Anasterias rupicola

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Anasterias rupicola
Scientific classification
Kingdom: Animalia
Phylum: Echinodermata
Class: Asteroidea
Order: Forcipulatida
Family: Asteriidae
Genus: Anasterias
Species: A. rupicola
Binomial name
Anasterias rupicola
(Verrill, 1876) [1]
  • Asterias rupicola Verrill, 1876
  • Sporasterias rupicola (Verrill, 1881)

Anasterias rupicola is a species of starfish in the family Asteriidae. It is found in shallow waters in the Southern Ocean and sub-Antarctic Indian Ocean.


Anasterias rupicola is a robust, short-limbed starfish. It is a very slow-growing species and is believed to take about 39 years to reach its maximum size of 11 centimetres (4.3 in).[2] The aboral or upper surface is ivory white and covered with blunt tubercles in radially arranged rows. The edges of the arms are fringed with short spines. The oral or under surface has the mouth in the centre and several rows of tube feet running down each ray on either side of the brownish ambulacral groove.[3]

Distribution and habitat[edit]

Anasterias rupicola is found in the shallow, cold waters on the coasts of various sub-Antarctic islands in the southern Indian Ocean including the Crozet Islands, Kerguelen Islands and Prince Edward Islands. It occurs just below low tide mark and to a depth of about 5 metres (16 ft) and favours horizontal ledges in sheltered rocky locations, the underside of boulders and horizontal cracks.[2]


The sexes are separate in Anasterias rupicola and the females brood their young. Reproduction probably does not take place annually as, in a study in the summer of 1980, only 30 brooding individuals were collected out of a total of 1400 females. Up to 350 well-yolked eggs measuring 1.10 to 2.10 mm (0.04 to 0.08 in) are found in an egg mass contained in a membrane held by the parent's tube feet near the centre of the oral surface. The eggs, and the juveniles when they hatch, are attached to the membrane by a thread. The eggs are laid in the summer and some of the juveniles are still being brooded nine months later. This parental care may be of particular benefit to this species rather than having planktonic larvae. This is because the island groups in which it lives are very isolated and the brooded young will not be dissipated in an inhospitable ocean but will end up in a location already inhabited by starfish and therefore suitable for their development into adults. In contrast to some other species of starfish, the parent continues to feed while brooding the young.[4]


Anasterias rupicola is a carnivore. Even juveniles a few millimetres across actively seek out prey. Smaller starfish feed on isopods, pelecypods and chitons. Larger starfish also feed on amphipods, polychaete worms and the limpet Nacella delesserti, which makes up 90% of its diet by mass. The feeding method depends on the relative size of starfish and victim. Small items are swallowed whole but larger items are tackled by the starfish everting its cardiac stomach over the prey and secreting enzymes to start the digestive process. Faster moving prey animals have sometimes been observed to take refuge under a starfish and subsequently been invaginated.[2]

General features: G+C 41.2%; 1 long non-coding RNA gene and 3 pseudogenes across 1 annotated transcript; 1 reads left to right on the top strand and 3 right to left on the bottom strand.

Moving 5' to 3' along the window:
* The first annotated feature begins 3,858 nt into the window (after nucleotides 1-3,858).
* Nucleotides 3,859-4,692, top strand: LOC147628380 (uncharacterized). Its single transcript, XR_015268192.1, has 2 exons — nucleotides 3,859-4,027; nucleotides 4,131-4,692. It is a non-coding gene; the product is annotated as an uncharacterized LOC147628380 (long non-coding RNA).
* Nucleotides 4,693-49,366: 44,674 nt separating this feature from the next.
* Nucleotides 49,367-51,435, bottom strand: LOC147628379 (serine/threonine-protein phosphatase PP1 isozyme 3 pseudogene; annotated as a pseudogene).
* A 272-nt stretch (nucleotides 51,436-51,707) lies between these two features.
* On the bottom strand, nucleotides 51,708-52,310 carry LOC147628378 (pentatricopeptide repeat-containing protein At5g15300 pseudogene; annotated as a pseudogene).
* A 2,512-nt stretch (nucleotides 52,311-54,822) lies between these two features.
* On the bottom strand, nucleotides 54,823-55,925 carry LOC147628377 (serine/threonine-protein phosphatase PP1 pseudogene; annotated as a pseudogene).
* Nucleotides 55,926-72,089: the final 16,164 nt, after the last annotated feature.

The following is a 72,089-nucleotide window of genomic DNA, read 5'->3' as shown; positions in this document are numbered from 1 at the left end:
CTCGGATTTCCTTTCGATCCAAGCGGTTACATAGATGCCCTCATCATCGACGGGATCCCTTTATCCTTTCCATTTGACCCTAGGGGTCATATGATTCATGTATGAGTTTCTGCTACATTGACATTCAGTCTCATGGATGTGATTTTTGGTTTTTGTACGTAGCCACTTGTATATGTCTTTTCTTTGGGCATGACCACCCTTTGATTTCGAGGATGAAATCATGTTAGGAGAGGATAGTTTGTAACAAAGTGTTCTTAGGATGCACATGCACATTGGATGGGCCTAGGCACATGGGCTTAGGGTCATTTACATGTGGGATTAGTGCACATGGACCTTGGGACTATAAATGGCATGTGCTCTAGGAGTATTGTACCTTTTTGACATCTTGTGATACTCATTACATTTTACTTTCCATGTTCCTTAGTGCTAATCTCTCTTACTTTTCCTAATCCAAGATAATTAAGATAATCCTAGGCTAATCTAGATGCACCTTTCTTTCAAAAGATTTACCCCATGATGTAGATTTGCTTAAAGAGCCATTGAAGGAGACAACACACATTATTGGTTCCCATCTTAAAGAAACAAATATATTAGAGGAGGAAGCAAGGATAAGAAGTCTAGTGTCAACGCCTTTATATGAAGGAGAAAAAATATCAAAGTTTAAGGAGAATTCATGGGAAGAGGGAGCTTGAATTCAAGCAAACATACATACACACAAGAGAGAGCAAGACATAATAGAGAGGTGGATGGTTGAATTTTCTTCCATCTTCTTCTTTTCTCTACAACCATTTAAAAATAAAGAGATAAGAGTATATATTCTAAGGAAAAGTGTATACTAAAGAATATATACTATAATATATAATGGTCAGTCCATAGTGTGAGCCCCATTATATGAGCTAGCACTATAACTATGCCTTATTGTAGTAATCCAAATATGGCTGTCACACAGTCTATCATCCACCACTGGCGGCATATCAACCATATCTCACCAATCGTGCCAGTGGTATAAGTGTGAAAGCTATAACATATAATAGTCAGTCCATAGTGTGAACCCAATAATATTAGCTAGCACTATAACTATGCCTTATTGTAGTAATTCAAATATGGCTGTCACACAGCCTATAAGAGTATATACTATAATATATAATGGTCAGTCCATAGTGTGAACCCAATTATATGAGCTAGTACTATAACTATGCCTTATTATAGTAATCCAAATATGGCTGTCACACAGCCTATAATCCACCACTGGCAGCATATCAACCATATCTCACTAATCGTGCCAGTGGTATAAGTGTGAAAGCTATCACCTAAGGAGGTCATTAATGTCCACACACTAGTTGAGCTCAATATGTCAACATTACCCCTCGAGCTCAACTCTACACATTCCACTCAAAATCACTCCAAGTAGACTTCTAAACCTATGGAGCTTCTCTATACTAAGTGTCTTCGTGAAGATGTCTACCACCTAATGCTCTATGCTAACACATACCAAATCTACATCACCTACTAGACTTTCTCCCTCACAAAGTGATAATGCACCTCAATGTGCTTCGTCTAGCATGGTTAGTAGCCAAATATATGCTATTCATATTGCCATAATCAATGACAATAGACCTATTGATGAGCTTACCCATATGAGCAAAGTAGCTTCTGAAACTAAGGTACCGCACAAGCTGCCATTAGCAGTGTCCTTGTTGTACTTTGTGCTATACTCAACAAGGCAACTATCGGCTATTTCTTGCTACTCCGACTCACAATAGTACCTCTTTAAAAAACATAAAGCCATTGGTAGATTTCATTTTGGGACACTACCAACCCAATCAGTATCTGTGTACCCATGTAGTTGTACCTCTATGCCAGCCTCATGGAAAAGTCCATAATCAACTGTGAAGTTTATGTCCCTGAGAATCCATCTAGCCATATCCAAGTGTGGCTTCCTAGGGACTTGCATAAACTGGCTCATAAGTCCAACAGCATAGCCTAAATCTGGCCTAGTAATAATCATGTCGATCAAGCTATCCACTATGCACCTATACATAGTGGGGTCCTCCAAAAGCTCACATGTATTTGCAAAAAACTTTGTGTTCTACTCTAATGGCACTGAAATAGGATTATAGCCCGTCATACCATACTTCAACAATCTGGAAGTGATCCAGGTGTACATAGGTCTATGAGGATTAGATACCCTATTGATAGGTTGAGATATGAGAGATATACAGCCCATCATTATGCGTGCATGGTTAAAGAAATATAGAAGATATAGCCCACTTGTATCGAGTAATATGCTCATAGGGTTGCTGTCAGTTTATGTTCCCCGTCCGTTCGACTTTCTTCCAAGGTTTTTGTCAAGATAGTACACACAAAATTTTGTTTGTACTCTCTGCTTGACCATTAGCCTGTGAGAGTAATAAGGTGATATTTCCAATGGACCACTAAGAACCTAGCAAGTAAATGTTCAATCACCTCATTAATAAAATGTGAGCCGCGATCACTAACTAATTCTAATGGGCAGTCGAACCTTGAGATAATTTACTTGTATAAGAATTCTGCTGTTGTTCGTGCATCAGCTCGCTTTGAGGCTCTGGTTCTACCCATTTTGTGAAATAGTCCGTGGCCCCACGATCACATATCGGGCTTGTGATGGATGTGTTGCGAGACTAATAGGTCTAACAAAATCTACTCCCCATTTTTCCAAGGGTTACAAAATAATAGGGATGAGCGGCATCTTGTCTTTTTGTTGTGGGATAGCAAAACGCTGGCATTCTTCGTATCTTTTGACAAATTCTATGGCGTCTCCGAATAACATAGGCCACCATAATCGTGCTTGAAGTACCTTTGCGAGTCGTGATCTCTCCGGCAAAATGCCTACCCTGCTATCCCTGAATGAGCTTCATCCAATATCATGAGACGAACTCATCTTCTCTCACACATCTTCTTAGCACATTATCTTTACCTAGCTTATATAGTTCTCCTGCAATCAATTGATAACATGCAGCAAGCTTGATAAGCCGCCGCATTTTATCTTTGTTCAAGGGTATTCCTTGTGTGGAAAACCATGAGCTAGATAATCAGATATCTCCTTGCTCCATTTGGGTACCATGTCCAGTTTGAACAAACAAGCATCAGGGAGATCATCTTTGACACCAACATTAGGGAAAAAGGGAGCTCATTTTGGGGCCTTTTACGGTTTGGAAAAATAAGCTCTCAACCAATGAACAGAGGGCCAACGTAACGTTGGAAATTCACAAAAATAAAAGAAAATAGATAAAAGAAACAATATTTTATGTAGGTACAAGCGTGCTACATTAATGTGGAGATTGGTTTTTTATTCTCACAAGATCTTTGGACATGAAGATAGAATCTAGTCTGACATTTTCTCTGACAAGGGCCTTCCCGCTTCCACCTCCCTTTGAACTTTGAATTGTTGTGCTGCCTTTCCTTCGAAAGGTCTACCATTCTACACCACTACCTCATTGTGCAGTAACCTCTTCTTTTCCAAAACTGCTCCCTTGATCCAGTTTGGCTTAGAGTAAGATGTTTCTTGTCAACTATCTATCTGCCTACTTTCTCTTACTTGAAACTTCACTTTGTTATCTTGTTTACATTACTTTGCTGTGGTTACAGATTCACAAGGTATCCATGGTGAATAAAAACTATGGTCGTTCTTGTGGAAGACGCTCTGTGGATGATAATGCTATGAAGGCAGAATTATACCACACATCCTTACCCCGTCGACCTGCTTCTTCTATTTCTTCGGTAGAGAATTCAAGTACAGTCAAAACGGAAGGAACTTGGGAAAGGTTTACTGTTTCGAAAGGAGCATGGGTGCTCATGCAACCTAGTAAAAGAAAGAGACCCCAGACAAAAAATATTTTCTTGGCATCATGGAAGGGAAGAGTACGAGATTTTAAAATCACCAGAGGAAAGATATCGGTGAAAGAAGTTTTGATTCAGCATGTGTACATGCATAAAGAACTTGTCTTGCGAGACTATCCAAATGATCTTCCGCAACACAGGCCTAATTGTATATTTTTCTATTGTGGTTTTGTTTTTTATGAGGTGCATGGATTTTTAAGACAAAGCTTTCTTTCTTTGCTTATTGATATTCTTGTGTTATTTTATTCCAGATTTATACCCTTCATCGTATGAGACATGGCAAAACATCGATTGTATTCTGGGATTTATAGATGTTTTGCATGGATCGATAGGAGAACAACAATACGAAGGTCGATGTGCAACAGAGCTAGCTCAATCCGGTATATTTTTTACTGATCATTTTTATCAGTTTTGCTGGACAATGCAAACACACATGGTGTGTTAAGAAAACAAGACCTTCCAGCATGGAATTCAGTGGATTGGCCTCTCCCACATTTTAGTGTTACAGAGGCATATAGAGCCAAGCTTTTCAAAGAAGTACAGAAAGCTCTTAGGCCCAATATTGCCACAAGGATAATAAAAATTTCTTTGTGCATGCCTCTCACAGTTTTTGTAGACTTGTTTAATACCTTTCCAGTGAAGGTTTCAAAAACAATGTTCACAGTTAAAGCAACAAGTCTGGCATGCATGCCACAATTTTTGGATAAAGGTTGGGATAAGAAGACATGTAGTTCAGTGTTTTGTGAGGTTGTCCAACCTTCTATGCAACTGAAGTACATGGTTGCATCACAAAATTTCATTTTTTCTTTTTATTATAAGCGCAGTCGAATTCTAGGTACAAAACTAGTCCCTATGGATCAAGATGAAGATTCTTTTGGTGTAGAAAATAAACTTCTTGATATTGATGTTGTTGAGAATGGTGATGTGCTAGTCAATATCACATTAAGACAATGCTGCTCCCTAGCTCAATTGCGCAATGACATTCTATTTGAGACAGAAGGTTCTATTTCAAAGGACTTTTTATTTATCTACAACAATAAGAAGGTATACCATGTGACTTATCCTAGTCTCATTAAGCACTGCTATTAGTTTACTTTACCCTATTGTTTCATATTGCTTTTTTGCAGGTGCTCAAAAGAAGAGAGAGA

In the Prince Edward Islands, Anasterias rupicola is the dominant invertebrate predator but it is itself sometimes eaten by seabirds such as the lesser sheathbill (Chionis minor) and the kelp gull (Larus dominicanus).[2]

On the sub-Arctic Marion Island, Nacella delesserti and Anasterias rupicola are the two dominant members of the inshore community. When it reaches a size of about 6 centimetres (2.4 in) long, the limpet is too large for even the largest individual starfish to tackle. Under these circumstances, the starfish adopt a co-operative strategy. If a limpet fleeing from an attacker finds its path blocked by other starfish and has nowhere to which to retreat, it may be overwhelmed.[4] Groups of up to fourteen starfish have been observed feeding on a single large limpet, each with part of their everted stomach inserted under its rim. Some feeding groups of smaller starfish act co-operatively to attack a limpet even though individually they are incapable of preying on limpets of this size. This is advantageous for these small starfish because the limpet is much the commonest available prey species in terms of biomass.[4]


  1. ^ Mah, Christopher (2010). C. L. Mah, eds. "Anasterias rupicola (Verrill, 1876)". World Asteroidea database. World Register of Marine Species. Retrieved 2012-07-01. 
  2. ^ a b c d Blankley, William O. (1984). "Ecology of the starfish Anasterias rupicola at Marion Island (Southern Ocean)" (PDF). Marine Ecology: Progress Series. 18: 131–137. doi:10.3354/meps018131. 
  3. ^ "Anasterias rupicola". Encyclopedia of Life. Retrieved 2012-07-01. 
  4. ^ a b c Blankley, W. O.; Branch, G. M. (1984). "Co-operative prey capture and unusual brooding habits of Anasterias rupicola (Verrill) (Asteroidea) at sub-Antarctic Marion Island" (PDF). Marine Ecology Progress Series. 20: 171–176. doi:10.3354/meps020171.